Pharmaceutical

Pennsylvania Woman Files Lawsuit Over Cook Medical IVC Filter

IVC filter 294x210 Pennsylvania Woman Files Lawsuit Over Cook Medical IVC FilterPennsylvania resident Caitlin G. was implanted with an inferior vena cava (IVC) filter on June 21, 2012, when she was found to be at risk for a blood clot. At Lehigh Valley Hospital in Allentown, the Günther Tulip, made by Cook Medical, was implanted. However, Caitlin was left with injuries that led her to file a lawsuit against Cook on March 9, 2017, alleging the filter failed and resulted in her injuries. Her lawsuit has been added to 1,500 similar lawsuits pending in a multi-district litigation.

The Günther Tulip is one of the oldest IVC filter models still on the market. Different from other filters on the market during that time because of its Conichrome construction, the Günther Tulip was approved in Europe as a permanent filter in 1992. It was also one of the first filters to include a hook at the top for removal.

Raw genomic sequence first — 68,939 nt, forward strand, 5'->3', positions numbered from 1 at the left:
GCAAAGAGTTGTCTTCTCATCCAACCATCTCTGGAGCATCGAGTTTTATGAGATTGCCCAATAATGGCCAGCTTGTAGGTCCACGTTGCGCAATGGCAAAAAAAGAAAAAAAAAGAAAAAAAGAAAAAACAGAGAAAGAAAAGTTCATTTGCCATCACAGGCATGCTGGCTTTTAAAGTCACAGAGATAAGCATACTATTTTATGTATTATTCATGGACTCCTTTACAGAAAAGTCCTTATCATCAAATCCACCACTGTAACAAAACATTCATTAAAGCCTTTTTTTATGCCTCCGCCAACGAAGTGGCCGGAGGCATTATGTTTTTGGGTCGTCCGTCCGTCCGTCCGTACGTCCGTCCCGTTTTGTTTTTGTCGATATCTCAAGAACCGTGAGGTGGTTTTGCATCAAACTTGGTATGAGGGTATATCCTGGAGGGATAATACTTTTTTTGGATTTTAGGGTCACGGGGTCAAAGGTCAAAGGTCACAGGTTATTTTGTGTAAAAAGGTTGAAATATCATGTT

When the Günther Tulip first made its way into the United States, it was rejected by the FDA as a retrievable filter. Cook Medical conducted a study with 41 patients to prove that it was safely removable. But after a period of 11 days, only 63 percent were able to be retrieved successfully. One filter migrated to the patient’s heart, and nine of the filters tilted into a position that rendered it irretrievable.

Although the Günther Tulip was approved as a permanent filter, issues still continue to be reported, including tilting and perforating. A 2008 study of 175 Günther Tulip recipients found that 91 percent of filters were tilted. According to researchers, tilting “resulted in decreased clot-trapping abilities, increased complications, thrombosis, and difficulty in removing.”

Tilting also increases the risk of perforation. When the filter doesn’t remain in its upright position, the filter legs can become embedded in the vein, and even puncture the vein, impaling nearby veins or organs. A 2013 study found that 43 percent of implanted Günther Tulip filters perforated completely through the vein. Researchers compared the Conichrome design to a Greenfield filter made of stainless steel, concluding that the Greenfields “had a significantly lower rate of IVC perforation.”

Source: Daily Hornet